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A court order to gag or bind an unruly defendant or remove her or him from the courtroom in order to prevent further interruptions in a trial. In a trial with a great deal of notoriety, a court order directed to attorneys and witnesses not to discuss the case with the media—such order being felt necessary to assure the defendant of a fair trial. A court order, directed to the media, not to report certain aspects of a crime or criminal investigation prior to trial.
Unruly defendants who disrupt trials are very rarely literally gagged in modern courts. However, the U.S. Supreme Court has upheld the constitutionality of the practice in cases where a defendant is particularly disruptive. In Illinois v. Allen, 397 U.S. 337, 90 S. Ct. 1057, 25 L. Ed. 2d 353 (1970), the Court affirmed that gagging or binding the defendant, or removing him or her from the courtroom, does not violate the Confrontation Clause of the Sixth Amendment to the U.S. Constitution, which holds, "In all criminal prosecutions, the accused shall enjoy the right … to be confronted with the witnesses against him." According to Associate Justice Hugo L. Black, who wrote the Court's opinion,
[A] defendant can lose his right to be present at trial if, after he has been warned by the judge that he will be removed if he continues his disruptive behavior, he nevertheless insists on conducting himself in a manner so disorderly, disruptive, and disrespectful of the court that his trial cannot be carried on with him in the courtroom. Once lost, the right to be present can, of course, be reclaimed as soon as the defendant is willing to conduct himself consistently with the decorum and respect inherent in the concept of courts and judicial proceedings.
Of the three methods that the Court found available to a judge when faced with a disruptive defendant—gag and shackles, citation for contempt of court, and physical removal—the Court held that a gag and shackles should be considered the option of last resort. According to the Court,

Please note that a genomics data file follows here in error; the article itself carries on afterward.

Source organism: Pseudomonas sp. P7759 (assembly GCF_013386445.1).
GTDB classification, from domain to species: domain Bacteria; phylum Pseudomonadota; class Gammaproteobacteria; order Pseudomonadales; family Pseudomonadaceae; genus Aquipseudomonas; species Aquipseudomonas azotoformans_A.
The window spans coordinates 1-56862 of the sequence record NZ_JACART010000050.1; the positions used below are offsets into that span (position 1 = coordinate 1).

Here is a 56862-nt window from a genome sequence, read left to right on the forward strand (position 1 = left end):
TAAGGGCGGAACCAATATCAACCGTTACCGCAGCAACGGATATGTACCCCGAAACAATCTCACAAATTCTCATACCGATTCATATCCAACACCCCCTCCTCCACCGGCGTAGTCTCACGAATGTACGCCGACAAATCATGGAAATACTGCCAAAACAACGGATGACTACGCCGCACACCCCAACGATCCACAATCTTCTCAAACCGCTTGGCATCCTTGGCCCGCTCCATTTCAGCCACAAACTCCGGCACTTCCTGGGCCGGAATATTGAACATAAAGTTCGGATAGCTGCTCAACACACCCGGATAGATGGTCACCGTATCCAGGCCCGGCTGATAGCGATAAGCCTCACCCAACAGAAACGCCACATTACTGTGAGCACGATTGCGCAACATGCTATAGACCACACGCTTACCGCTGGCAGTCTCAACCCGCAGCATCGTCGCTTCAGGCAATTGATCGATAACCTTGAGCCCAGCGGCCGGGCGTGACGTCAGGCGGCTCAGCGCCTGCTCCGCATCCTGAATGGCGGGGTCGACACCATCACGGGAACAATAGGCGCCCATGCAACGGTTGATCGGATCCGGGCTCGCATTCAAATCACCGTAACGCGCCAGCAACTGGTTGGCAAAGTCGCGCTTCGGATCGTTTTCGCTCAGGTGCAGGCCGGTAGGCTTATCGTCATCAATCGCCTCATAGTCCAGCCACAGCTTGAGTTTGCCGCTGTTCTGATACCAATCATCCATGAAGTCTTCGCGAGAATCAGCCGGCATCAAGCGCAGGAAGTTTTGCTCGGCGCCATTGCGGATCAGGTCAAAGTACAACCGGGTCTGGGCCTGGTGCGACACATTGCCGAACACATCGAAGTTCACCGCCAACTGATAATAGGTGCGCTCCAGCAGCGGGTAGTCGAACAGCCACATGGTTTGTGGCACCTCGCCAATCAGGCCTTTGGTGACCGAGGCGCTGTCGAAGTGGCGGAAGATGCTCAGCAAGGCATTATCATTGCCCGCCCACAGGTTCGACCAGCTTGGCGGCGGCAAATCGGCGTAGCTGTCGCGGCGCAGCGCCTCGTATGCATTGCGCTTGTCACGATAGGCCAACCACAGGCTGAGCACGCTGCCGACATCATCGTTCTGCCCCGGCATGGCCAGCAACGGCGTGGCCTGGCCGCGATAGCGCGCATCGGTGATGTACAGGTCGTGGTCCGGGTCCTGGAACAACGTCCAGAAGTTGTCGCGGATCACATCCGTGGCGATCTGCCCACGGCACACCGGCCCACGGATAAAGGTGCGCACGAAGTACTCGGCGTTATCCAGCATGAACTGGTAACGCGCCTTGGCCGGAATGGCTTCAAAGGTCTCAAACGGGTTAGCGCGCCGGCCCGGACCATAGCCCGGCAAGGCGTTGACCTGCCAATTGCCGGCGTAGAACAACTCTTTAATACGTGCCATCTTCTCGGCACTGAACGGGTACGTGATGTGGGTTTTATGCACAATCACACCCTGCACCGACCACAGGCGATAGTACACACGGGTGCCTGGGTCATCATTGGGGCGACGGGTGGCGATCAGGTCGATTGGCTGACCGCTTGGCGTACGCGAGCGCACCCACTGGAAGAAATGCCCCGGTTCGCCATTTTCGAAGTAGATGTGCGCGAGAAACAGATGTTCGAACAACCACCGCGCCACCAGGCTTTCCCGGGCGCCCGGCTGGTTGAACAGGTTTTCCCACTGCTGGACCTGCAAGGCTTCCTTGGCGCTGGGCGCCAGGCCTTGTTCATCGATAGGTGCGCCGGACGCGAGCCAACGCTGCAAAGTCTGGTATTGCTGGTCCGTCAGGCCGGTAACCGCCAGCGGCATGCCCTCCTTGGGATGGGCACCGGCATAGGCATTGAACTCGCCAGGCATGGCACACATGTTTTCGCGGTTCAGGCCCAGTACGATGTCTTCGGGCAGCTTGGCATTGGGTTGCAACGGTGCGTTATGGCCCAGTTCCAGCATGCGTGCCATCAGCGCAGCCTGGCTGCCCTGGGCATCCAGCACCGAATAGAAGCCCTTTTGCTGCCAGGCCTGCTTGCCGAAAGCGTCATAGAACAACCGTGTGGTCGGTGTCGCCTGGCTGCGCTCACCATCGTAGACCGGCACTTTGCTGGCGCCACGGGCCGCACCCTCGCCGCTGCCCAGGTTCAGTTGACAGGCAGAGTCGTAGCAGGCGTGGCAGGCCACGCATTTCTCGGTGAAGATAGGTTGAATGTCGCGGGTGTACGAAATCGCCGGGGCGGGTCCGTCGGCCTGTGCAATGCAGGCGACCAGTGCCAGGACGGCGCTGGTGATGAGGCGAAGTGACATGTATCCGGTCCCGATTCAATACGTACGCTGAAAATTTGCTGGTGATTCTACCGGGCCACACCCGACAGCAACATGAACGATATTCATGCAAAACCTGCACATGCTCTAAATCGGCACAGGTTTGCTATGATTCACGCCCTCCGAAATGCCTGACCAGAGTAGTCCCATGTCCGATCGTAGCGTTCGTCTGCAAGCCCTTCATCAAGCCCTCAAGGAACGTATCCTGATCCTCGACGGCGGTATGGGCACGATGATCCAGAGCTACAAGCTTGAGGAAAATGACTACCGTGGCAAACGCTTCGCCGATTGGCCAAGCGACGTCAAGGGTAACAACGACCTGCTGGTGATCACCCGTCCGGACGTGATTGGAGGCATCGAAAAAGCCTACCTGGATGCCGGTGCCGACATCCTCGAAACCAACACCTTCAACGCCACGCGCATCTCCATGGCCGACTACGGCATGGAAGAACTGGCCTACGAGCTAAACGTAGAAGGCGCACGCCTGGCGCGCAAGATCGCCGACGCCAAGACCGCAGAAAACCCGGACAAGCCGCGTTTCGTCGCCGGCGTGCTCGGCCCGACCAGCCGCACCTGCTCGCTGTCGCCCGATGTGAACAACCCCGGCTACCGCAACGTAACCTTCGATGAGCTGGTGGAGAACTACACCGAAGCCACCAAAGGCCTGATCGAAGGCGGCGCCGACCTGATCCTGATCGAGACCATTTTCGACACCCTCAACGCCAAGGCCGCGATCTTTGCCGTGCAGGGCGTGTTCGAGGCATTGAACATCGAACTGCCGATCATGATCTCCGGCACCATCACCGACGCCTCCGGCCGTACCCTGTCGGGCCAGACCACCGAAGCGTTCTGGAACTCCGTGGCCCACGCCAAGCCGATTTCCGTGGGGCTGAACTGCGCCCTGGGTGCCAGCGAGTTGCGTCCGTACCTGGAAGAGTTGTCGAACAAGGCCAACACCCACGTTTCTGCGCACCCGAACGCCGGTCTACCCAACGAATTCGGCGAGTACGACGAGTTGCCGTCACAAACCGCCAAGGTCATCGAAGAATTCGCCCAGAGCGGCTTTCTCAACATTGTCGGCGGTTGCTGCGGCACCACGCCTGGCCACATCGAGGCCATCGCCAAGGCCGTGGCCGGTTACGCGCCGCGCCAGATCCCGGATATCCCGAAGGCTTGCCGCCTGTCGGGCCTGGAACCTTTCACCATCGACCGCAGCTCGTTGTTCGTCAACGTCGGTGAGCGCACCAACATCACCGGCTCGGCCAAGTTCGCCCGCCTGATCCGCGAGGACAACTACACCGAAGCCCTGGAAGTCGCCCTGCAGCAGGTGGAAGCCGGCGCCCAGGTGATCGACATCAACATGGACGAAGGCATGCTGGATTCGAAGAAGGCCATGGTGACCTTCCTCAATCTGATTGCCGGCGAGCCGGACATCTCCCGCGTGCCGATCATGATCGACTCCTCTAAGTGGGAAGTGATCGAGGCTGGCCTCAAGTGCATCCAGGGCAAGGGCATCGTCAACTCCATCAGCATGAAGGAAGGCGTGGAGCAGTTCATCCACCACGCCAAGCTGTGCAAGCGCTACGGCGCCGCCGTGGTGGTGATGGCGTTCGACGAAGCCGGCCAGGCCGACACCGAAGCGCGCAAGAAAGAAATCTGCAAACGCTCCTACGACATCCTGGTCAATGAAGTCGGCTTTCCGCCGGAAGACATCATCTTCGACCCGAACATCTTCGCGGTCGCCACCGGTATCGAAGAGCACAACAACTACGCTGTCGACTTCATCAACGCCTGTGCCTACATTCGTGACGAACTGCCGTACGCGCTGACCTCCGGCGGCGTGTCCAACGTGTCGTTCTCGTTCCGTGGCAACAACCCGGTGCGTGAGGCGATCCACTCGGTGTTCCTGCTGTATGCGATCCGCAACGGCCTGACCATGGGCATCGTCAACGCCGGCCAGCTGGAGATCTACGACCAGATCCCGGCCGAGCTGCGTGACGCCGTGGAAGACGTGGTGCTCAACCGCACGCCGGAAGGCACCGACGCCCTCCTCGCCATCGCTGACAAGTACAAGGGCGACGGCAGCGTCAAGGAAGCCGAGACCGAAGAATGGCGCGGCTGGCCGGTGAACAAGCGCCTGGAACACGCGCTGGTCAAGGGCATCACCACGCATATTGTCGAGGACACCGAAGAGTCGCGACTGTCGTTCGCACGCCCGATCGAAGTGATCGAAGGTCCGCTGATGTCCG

Not only is it possible that the sight of shackles and gags might have a significant effect on the jury's feelings about the defendant, but the use of this technique is itself something of an affront to the very dignity and decorum of judicial proceedings that the judge is seeking to uphold.
One of the few modern instances of literal gagging occurred in the 1968 Chicago Eight trial (sometimes called the Chicago Seven trial because one defendant was removed). In that trial, federal judge Julius J. Hoffman ordered Black Panthers leader Bobby Seale bound and gagged after Seale and Hoffman engaged in vociferous argument during the trial. Seale still managed to disrupt the proceedings. He was then removed from the trial and tried separately.
Courts may attempt to control prejudicial publicity by restricting the information that trial participants can give to the press both before and during a trial. This remains the type of gag order most frequently used by courts.
Another type of gag order was for a while used by courts to restrict the press from reporting certain facts regarding a trial. This gag order became more common after the Supreme Court's 1966 decision in Sheppard v. Maxwell, 384 U.S. 333, 86 S. Ct. 1507, 16 L. Ed. 2d 600, in which it reversed a criminal conviction on the grounds that pretrial publicity had unfairly prejudiced the jury against the defendant and denied him his Sixth Amendment right to a fair trial. However, in a 1976 decision, Nebraska Press Ass'n v. Stuart, 427 U.S. 539, 96 S. Ct. 2791, 49 L. Ed. 2d 683, the Court held that pretrial gag orders on the press are unconstitutional. It ruled that such orders represent an unconstitutional prior restraint and violate the First Amendment, which guarantees the freedom of the press.
"Challenges to Gag Orders End in Mixed Results." 2000. News Media & the Law 24 (spring): 3–5.
Minnefor, Eileen A. 1995. "Looking for Fair Trials in the Information Age: The Need for More Stringent Gag Orders against Trial Participants." University of San Francisco Law Review 30 (fall).
Weiss, Eric A., and Debra L. Slifkin. 1999. "Enforceability of Rule 26(c) Confidentiality Riders and Agreements." Federation of Insurance & Corporate Counsel Quarterly 49 (winter): 115–36.